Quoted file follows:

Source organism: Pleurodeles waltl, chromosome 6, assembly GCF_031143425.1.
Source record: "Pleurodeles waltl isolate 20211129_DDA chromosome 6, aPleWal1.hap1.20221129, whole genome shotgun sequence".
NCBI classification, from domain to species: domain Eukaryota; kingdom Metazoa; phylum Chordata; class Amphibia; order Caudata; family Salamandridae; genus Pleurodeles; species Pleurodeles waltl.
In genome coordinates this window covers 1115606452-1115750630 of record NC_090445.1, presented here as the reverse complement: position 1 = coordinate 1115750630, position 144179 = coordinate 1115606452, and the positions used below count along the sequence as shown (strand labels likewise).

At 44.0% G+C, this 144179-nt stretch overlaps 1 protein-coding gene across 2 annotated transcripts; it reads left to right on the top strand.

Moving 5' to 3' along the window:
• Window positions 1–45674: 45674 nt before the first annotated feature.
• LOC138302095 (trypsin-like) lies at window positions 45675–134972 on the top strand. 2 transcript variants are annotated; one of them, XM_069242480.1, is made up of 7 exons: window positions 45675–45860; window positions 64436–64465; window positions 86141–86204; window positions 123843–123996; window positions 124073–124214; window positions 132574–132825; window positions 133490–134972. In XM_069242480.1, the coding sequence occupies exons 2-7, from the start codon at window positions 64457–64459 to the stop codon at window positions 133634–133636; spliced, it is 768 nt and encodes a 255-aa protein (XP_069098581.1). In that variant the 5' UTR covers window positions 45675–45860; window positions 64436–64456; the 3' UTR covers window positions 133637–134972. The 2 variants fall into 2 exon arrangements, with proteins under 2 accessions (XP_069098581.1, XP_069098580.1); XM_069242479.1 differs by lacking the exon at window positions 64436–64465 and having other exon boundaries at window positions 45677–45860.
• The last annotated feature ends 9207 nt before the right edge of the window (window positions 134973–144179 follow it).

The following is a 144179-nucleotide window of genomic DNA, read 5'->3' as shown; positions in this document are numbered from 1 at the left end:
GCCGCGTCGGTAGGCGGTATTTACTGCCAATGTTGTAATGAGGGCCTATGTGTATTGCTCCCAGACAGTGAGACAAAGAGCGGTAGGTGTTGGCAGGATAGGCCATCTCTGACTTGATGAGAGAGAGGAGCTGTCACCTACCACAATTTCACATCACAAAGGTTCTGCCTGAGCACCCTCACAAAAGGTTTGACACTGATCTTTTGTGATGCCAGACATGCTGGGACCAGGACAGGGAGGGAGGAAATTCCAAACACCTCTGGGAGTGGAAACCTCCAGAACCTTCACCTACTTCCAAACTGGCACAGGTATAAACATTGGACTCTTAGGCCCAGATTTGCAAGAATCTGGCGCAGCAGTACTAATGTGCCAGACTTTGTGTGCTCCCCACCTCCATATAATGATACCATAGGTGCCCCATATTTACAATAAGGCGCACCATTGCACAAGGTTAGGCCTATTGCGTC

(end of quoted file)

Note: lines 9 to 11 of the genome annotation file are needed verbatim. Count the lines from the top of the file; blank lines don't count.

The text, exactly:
• The last annotated feature ends 9207 nt before the right edge of the window (window positions 134973–144179 follow it).

The following is a 144179-nucleotide window of genomic DNA, read 5'->3' as shown; positions in this document are numbered from 1 at the left end:
GCCGCGTCGGTAGGCGGTATTTACTGCCAATGTTGTAATGAGGGCCTATGTGTATTGCTCCCAGACAGTGAGACAAAGAGCGGTAGGTGTTGGCAGGATAGGCCATCTCTGACTTGATGAGAGAGAGGAGCTGTCACCTACCACAATTTCACATCACAAAGGTTCTGCCTGAGCACCCTCACAAAAGGTTTGACACTGATCTTTTGTGATGCCAGACATGCTGGGACCAGGACAGGGAGGGAGGAAATTCCAAACACCTCTGGGAGTGGAAACCTCCAGAACCTTCACCTACTTCCAAACTGGCACAGGTATAAACATTGGACTCTTAGGCCCAGATTTGCAAGAATCTGGCGCAGCAGTACTAATGTGCCAGACTTTGTGTGCTCCCCACCTCCATATAATGATACCATAGGTGCCCCATATTTACAATAAGGCGCACCATTGCACAAGGTTAGGCCTATTGCGTC